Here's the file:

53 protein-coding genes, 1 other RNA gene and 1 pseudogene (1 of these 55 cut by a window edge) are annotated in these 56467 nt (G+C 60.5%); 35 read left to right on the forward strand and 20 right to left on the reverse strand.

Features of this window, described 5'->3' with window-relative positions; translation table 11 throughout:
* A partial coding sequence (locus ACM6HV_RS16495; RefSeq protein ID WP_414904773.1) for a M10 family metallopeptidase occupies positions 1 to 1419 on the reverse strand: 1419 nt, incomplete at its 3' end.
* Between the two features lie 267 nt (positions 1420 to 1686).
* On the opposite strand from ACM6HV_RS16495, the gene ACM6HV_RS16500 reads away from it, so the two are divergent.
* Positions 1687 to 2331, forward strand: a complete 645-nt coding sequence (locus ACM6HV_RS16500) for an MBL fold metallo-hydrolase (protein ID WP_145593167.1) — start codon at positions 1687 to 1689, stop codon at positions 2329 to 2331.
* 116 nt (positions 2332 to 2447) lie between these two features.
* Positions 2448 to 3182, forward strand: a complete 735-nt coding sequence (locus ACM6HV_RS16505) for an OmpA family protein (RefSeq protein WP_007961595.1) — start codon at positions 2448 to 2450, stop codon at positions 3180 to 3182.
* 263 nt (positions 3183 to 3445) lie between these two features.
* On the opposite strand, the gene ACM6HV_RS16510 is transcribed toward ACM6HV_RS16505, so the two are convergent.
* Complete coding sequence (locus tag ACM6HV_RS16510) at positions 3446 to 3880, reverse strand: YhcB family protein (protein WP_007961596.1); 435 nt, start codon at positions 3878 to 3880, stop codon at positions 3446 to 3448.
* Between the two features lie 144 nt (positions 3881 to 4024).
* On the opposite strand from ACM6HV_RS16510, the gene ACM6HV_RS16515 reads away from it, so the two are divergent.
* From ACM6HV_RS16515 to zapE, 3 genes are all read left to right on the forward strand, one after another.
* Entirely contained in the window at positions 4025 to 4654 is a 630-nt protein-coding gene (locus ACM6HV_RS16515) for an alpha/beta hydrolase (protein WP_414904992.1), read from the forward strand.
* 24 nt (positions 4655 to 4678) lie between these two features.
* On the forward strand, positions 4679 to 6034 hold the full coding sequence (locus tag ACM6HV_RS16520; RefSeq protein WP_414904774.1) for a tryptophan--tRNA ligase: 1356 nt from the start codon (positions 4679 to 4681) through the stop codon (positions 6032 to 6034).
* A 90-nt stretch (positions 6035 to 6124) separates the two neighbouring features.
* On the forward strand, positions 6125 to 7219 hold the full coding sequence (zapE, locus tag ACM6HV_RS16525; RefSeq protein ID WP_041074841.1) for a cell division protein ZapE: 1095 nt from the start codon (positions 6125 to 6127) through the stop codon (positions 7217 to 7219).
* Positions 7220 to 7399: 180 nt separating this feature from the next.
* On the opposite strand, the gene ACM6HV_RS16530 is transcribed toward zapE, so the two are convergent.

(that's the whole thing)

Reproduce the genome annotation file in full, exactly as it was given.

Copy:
53 protein-coding genes, 1 other RNA gene and 1 pseudogene (1 of these 55 cut by a window edge) are annotated in these 56467 nt (G+C 60.5%); 35 read left to right on the forward strand and 20 right to left on the reverse strand.

Features of this window, described 5'->3' with window-relative positions; translation table 11 throughout:
* A partial coding sequence (locus ACM6HV_RS16495; RefSeq protein ID WP_414904773.1) for a M10 family metallopeptidase occupies positions 1 to 1419 on the reverse strand: 1419 nt, incomplete at its 3' end.
* Between the two features lie 267 nt (positions 1420 to 1686).
* On the opposite strand from ACM6HV_RS16495, the gene ACM6HV_RS16500 reads away from it, so the two are divergent.
* Positions 1687 to 2331, forward strand: a complete 645-nt coding sequence (locus ACM6HV_RS16500) for an MBL fold metallo-hydrolase (protein ID WP_145593167.1) — start codon at positions 1687 to 1689, stop codon at positions 2329 to 2331.
* 116 nt (positions 2332 to 2447) lie between these two features.
* Positions 2448 to 3182, forward strand: a complete 735-nt coding sequence (locus ACM6HV_RS16505) for an OmpA family protein (RefSeq protein WP_007961595.1) — start codon at positions 2448 to 2450, stop codon at positions 3180 to 3182.
* 263 nt (positions 3183 to 3445) lie between these two features.
* On the opposite strand, the gene ACM6HV_RS16510 is transcribed toward ACM6HV_RS16505, so the two are convergent.
* Complete coding sequence (locus tag ACM6HV_RS16510) at positions 3446 to 3880, reverse strand: YhcB family protein (protein WP_007961596.1); 435 nt, start codon at positions 3878 to 3880, stop codon at positions 3446 to 3448.
* Between the two features lie 144 nt (positions 3881 to 4024).
* On the opposite strand from ACM6HV_RS16510, the gene ACM6HV_RS16515 reads away from it, so the two are divergent.
* From ACM6HV_RS16515 to zapE, 3 genes are all read left to right on the forward strand, one after another.
* Entirely contained in the window at positions 4025 to 4654 is a 630-nt protein-coding gene (locus ACM6HV_RS16515) for an alpha/beta hydrolase (protein WP_414904992.1), read from the forward strand.
* 24 nt (positions 4655 to 4678) lie between these two features.
* On the forward strand, positions 4679 to 6034 hold the full coding sequence (locus tag ACM6HV_RS16520; RefSeq protein WP_414904774.1) for a tryptophan--tRNA ligase: 1356 nt from the start codon (positions 4679 to 4681) through the stop codon (positions 6032 to 6034).
* A 90-nt stretch (positions 6035 to 6124) separates the two neighbouring features.
* On the forward strand, positions 6125 to 7219 hold the full coding sequence (zapE, locus tag ACM6HV_RS16525; RefSeq protein ID WP_041074841.1) for a cell division protein ZapE: 1095 nt from the start codon (positions 6125 to 6127) through the stop codon (positions 7217 to 7219).
* Positions 7220 to 7399: 180 nt separating this feature from the next.
* On the opposite strand, the gene ACM6HV_RS16530 is transcribed toward zapE, so the two are convergent.